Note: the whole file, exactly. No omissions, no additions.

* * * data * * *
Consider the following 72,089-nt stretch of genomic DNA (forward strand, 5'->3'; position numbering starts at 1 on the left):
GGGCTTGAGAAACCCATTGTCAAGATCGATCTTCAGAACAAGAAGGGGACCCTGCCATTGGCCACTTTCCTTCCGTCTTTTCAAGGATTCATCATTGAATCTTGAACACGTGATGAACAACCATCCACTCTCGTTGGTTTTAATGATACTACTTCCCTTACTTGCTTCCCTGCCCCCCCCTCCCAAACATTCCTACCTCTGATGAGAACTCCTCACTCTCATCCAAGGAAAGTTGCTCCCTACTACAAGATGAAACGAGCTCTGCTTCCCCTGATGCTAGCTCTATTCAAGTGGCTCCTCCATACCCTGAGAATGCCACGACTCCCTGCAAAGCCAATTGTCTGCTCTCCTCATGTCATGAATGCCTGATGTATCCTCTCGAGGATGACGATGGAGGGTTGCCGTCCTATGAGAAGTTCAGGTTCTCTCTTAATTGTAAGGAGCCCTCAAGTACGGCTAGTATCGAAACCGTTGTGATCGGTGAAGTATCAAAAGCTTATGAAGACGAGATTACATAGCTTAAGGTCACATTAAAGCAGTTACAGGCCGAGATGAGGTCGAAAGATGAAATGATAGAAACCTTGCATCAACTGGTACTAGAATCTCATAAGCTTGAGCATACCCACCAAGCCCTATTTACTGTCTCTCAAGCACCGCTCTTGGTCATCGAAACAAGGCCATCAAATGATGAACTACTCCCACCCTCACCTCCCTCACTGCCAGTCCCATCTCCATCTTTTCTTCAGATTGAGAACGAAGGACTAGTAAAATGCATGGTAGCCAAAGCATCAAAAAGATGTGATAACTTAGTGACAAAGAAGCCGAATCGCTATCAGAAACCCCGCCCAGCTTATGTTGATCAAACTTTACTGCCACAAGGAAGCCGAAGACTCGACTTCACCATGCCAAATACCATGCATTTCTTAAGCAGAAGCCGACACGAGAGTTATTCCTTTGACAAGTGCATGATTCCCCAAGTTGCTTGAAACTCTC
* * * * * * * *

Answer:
Consider the following 72,089-nt stretch of genomic DNA (forward strand, 5'->3'; position numbering starts at 1 on the left):
GGGCTTGAGAAACCCATTGTCAAGATCGATCTTCAGAACAAGAAGGGGACCCTGCCATTGGCCACTTTCCTTCCGTCTTTTCAAGGATTCATCATTGAATCTTGAACACGTGATGAACAACCATCCACTCTCGTTGGTTTTAATGATACTACTTCCCTTACTTGCTTCCCTGCCCCCCCCTCCCAAACATTCCTACCTCTGATGAGAACTCCTCACTCTCATCCAAGGAAAGTTGCTCCCTACTACAAGATGAAACGAGCTCTGCTTCCCCTGATGCTAGCTCTATTCAAGTGGCTCCTCCATACCCTGAGAATGCCACGACTCCCTGCAAAGCCAATTGTCTGCTCTCCTCATGTCATGAATGCCTGATGTATCCTCTCGAGGATGACGATGGAGGGTTGCCGTCCTATGAGAAGTTCAGGTTCTCTCTTAATTGTAAGGAGCCCTCAAGTACGGCTAGTATCGAAACCGTTGTGATCGGTGAAGTATCAAAAGCTTATGAAGACGAGATTACATAGCTTAAGGTCACATTAAAGCAGTTACAGGCCGAGATGAGGTCGAAAGATGAAATGATAGAAACCTTGCATCAACTGGTACTAGAATCTCATAAGCTTGAGCATACCCACCAAGCCCTATTTACTGTCTCTCAAGCACCGCTCTTGGTCATCGAAACAAGGCCATCAAATGATGAACTACTCCCACCCTCACCTCCCTCACTGCCAGTCCCATCTCCATCTTTTCTTCAGATTGAGAACGAAGGACTAGTAAAATGCATGGTAGCCAAAGCATCAAAAAGATGTGATAACTTAGTGACAAAGAAGCCGAATCGCTATCAGAAACCCCGCCCAGCTTATGTTGATCAAACTTTACTGCCACAAGGAAGCCGAAGACTCGACTTCACCATGCCAAATACCATGCATTTCTTAAGCAGAAGCCGACACGAGAGTTATTCCTTTGACAAGTGCATGATTCCCCAAGTTGCTTGAAACTCTC